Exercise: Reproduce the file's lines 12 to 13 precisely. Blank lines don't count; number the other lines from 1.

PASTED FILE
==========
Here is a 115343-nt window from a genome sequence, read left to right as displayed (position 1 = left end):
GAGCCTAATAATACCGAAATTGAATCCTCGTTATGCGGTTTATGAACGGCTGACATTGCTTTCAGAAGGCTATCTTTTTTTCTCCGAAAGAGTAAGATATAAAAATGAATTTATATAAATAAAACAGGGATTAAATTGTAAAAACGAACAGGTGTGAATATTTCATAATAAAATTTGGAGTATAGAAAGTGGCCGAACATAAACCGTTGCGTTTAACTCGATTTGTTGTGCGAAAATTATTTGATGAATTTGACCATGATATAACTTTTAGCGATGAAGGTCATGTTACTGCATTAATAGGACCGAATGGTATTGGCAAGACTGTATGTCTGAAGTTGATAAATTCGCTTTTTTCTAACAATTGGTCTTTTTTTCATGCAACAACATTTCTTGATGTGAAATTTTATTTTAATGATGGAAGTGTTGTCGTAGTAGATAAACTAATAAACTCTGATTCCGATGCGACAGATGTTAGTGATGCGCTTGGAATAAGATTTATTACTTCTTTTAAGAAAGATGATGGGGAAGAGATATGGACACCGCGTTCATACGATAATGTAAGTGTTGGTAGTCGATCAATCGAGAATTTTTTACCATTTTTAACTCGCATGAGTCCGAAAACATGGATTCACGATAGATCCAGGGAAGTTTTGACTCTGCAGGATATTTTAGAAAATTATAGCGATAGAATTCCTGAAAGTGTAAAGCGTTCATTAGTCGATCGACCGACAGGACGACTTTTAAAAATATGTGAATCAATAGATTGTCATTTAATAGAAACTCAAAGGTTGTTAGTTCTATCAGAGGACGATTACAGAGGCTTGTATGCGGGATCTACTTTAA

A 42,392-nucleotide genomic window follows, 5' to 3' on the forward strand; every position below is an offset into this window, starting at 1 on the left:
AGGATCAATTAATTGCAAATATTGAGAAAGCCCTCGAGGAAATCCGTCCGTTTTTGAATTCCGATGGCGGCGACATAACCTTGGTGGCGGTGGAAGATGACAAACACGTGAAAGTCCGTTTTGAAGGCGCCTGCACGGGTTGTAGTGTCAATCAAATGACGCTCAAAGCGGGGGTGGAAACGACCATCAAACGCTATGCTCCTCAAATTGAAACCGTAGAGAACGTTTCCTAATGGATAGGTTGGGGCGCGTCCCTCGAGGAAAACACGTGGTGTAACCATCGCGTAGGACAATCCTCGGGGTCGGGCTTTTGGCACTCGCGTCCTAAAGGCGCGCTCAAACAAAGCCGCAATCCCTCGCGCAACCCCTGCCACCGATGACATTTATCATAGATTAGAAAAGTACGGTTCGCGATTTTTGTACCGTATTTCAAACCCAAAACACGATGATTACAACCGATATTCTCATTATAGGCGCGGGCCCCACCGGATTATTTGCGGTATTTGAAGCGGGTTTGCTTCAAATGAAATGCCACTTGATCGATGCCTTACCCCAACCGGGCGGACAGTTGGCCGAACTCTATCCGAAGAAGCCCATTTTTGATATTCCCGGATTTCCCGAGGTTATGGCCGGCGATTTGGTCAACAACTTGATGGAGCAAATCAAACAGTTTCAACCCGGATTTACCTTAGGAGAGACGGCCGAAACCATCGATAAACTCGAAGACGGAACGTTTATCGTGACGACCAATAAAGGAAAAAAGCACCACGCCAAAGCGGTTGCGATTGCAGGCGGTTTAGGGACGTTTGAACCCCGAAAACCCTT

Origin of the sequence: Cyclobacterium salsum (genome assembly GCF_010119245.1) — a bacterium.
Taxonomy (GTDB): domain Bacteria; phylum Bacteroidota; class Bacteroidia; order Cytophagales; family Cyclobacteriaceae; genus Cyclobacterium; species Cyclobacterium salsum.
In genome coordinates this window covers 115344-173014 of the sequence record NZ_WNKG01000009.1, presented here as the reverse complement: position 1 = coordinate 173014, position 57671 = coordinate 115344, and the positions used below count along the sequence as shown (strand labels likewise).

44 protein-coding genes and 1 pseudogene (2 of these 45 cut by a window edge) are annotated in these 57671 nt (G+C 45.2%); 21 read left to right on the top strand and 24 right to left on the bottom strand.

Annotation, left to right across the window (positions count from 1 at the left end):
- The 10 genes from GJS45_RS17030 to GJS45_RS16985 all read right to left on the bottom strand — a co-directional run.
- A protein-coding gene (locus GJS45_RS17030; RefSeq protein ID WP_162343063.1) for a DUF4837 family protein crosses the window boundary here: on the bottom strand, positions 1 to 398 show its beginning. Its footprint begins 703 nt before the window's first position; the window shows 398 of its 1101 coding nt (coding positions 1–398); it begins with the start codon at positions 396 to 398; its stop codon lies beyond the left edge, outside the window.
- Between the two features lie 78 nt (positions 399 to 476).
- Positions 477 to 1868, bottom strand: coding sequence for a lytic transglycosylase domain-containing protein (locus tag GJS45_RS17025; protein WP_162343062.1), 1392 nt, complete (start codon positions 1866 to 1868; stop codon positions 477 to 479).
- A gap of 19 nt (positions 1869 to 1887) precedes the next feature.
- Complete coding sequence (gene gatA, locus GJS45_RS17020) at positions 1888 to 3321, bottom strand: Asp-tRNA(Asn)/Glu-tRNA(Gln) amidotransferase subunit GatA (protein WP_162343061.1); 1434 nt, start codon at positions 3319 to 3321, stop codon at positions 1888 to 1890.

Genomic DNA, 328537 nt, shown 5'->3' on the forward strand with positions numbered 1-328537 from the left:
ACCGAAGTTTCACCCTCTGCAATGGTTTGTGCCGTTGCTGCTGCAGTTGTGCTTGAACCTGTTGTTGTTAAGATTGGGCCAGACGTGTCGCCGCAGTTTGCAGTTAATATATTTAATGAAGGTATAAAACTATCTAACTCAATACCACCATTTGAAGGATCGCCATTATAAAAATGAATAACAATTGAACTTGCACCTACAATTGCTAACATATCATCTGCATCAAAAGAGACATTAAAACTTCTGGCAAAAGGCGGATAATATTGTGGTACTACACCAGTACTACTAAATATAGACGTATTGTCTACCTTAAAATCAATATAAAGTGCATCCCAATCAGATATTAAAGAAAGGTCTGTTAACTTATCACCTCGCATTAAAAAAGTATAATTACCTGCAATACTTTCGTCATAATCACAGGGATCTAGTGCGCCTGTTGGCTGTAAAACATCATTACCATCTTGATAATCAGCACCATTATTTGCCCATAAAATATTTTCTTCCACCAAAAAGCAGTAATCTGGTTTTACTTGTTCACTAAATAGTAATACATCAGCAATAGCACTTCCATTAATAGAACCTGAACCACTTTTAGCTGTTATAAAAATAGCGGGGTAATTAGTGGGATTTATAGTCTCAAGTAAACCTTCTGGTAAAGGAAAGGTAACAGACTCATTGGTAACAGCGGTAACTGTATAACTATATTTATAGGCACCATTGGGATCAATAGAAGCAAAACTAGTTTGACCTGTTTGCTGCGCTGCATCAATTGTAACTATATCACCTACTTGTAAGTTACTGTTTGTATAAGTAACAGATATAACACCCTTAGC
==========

- Between the two features lie 78 nt (positions 399 to 476).
- Positions 477 to 1868, bottom strand: coding sequence for a lytic transglycosylase domain-containing protein (locus tag GJS45_RS17025; protein WP_162343062.1), 1392 nt, complete (start codon positions 1866 to 1868; stop codon positions 477 to 479).